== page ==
Scientists develop ingestible electronic capsule to detect gases in human gut

11 January 2018

Scientists have developed an experimental ingestible electronic capsule that can detect gases such as oxygen, hydrogen, and carbon dioxide present in the human gut and also shed light on the microbes that live within it.

The capsule provides a potentially powerful diagnostic technique that could offer unique insights into the effects of diet and medical supplements.

It might also be used as a monitoring tool to help develop individualised diets, according to the study.

"Our gas capsule offers an accurate and safe tool for monitoring the effects of diet of individuals, and has the potential to be used as a diagnostic tool for the gut," said Kourosh Kalantar-Zadeh from the RMIT University in Melbourne, Australia.

The capsules come with a non-transparent, polyethylene shell which includes sensors for the gases operating in various aerobic and anaerobic conditions, a temperature sensor, a microcontroller, a transmission system (433MHz), and button-size silver oxide batteries.

The capsule can, for instance, sense oxygen content where it is located in the gut.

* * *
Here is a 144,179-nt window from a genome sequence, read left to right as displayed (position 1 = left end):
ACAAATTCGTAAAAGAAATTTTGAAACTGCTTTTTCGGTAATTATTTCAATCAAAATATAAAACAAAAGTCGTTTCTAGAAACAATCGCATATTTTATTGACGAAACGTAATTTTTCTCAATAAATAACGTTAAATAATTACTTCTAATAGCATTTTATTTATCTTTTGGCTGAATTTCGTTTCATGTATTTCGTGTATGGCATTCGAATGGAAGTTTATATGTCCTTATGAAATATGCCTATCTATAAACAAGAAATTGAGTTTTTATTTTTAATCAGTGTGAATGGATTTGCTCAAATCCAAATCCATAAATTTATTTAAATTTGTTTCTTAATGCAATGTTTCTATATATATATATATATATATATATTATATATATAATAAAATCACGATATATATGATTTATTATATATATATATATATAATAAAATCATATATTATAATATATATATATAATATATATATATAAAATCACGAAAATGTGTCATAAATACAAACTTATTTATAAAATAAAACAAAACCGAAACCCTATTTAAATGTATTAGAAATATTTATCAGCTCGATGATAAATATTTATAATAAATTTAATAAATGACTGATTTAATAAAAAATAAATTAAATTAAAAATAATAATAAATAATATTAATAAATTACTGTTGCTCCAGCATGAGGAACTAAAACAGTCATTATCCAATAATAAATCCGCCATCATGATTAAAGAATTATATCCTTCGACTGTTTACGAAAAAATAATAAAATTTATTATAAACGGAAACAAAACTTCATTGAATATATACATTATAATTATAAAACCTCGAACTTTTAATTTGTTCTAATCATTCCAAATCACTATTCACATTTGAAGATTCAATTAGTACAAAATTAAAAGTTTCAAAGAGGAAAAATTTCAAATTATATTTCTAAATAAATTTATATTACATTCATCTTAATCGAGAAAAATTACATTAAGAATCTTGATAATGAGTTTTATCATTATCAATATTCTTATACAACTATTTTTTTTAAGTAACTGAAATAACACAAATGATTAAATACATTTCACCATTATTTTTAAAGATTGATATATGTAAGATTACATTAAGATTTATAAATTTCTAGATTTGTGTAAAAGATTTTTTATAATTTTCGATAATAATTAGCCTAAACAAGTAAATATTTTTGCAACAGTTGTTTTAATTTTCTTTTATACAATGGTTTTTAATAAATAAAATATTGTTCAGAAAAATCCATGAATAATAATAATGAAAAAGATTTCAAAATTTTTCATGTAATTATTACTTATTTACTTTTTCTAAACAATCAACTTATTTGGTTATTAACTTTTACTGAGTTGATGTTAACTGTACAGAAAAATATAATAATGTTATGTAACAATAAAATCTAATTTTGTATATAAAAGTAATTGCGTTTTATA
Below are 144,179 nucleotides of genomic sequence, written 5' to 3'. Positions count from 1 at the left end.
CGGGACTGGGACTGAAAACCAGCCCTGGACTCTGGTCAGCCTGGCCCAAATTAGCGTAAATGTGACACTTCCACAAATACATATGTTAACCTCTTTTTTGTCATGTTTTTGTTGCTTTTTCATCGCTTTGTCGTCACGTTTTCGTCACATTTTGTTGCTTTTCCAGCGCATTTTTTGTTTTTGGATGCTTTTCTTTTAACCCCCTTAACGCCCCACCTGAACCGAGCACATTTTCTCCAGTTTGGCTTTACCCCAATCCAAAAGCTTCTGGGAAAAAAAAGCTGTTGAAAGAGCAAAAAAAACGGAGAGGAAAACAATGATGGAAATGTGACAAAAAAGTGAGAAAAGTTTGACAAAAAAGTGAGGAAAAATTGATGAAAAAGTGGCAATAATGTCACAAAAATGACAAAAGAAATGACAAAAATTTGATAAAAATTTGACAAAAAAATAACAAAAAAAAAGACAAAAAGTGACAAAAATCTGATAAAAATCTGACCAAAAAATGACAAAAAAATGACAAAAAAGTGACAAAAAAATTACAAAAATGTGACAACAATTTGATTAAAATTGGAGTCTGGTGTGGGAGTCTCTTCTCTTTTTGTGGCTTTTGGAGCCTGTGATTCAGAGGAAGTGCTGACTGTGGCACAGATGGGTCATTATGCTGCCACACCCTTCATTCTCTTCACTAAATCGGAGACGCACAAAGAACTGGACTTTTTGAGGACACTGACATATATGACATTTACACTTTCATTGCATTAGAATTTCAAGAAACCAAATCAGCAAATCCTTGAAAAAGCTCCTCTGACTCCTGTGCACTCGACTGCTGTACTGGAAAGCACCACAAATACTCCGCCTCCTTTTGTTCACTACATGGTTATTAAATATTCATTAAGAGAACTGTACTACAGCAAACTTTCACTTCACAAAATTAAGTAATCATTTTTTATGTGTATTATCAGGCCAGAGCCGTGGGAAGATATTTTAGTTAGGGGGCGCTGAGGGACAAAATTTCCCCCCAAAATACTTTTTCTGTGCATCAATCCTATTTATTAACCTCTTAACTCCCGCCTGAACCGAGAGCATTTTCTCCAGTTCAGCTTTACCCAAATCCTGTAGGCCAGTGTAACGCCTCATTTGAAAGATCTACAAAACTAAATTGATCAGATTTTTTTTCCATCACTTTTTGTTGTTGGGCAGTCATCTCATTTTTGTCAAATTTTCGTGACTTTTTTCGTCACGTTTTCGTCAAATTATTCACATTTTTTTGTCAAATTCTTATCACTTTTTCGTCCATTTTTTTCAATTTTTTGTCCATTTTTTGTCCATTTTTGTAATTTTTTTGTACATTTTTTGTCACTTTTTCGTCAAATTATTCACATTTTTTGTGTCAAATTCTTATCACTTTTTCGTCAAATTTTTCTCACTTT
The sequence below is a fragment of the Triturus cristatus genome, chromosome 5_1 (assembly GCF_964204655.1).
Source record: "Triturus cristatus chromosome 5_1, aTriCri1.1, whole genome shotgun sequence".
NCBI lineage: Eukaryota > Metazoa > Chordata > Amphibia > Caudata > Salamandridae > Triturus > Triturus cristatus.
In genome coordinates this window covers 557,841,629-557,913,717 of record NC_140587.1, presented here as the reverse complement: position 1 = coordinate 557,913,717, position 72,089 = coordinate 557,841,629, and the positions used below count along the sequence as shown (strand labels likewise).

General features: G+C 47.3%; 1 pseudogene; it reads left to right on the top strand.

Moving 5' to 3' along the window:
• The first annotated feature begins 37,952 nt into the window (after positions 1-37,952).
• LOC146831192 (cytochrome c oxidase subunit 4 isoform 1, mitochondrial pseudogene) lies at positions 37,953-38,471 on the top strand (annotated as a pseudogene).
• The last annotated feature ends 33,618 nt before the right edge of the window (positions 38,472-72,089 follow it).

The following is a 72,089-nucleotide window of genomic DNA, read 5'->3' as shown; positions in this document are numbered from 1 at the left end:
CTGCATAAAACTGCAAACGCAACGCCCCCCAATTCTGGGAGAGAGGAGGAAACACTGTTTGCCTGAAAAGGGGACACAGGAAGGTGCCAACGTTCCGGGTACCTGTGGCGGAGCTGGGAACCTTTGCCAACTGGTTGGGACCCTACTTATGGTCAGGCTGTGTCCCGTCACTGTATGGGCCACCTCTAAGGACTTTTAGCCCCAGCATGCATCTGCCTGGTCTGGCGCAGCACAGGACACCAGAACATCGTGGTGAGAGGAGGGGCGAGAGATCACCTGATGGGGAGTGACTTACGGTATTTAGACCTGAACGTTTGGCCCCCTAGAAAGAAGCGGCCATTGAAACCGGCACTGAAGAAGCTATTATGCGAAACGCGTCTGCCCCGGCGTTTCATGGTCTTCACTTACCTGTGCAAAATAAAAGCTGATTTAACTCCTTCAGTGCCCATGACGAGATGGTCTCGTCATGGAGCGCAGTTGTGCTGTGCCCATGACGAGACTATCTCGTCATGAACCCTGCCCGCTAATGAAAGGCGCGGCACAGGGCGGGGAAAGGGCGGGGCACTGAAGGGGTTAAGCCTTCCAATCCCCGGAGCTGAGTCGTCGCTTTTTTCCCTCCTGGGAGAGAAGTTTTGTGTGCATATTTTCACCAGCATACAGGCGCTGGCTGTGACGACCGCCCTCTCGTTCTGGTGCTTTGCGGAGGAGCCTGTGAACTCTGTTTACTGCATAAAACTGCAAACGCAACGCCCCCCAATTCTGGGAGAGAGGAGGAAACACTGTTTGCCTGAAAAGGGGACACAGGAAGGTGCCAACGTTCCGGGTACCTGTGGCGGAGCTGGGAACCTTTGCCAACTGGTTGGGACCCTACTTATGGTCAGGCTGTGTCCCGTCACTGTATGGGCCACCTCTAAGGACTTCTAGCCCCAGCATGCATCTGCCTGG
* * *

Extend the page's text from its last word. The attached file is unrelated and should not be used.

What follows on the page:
Oxygen was found to be high in the stomach and fall off throughout the intestines and when the pill senses an oxygen-free environment, it exits.

Researchers get information about the gut microbiome's activity wherever the capsule happens to be in the digestive tract, from the other two gases.

According to the researchers, the capsule could be of significant value in the individualisation of drug disposition or the use of dietary manipulations.

"Our pilot trial illustrated the significant potential role for electronic-based gas-sensing capsules in understanding functional aspects of the intestine and its microbiota in health and in response to dietary changes," Kalantar-Zadeh added.

The pill was first introduced in early 2015, in the hope that it would help doctors identify which foods were problematic for their patients by detecting and measuring intestinal gases produced by gut bacteria.

The researchers discovered that people whose diets are high in fibre-content have high oxygen levels in their colon.

This goes against a long-held theory that the colon was oxygen free and could help scientists work out how colon cancer develops.

''For the first time we have a tool that actually gives information about the activities of the microbiome inside the gut,'' Kalantar Zadeh said.

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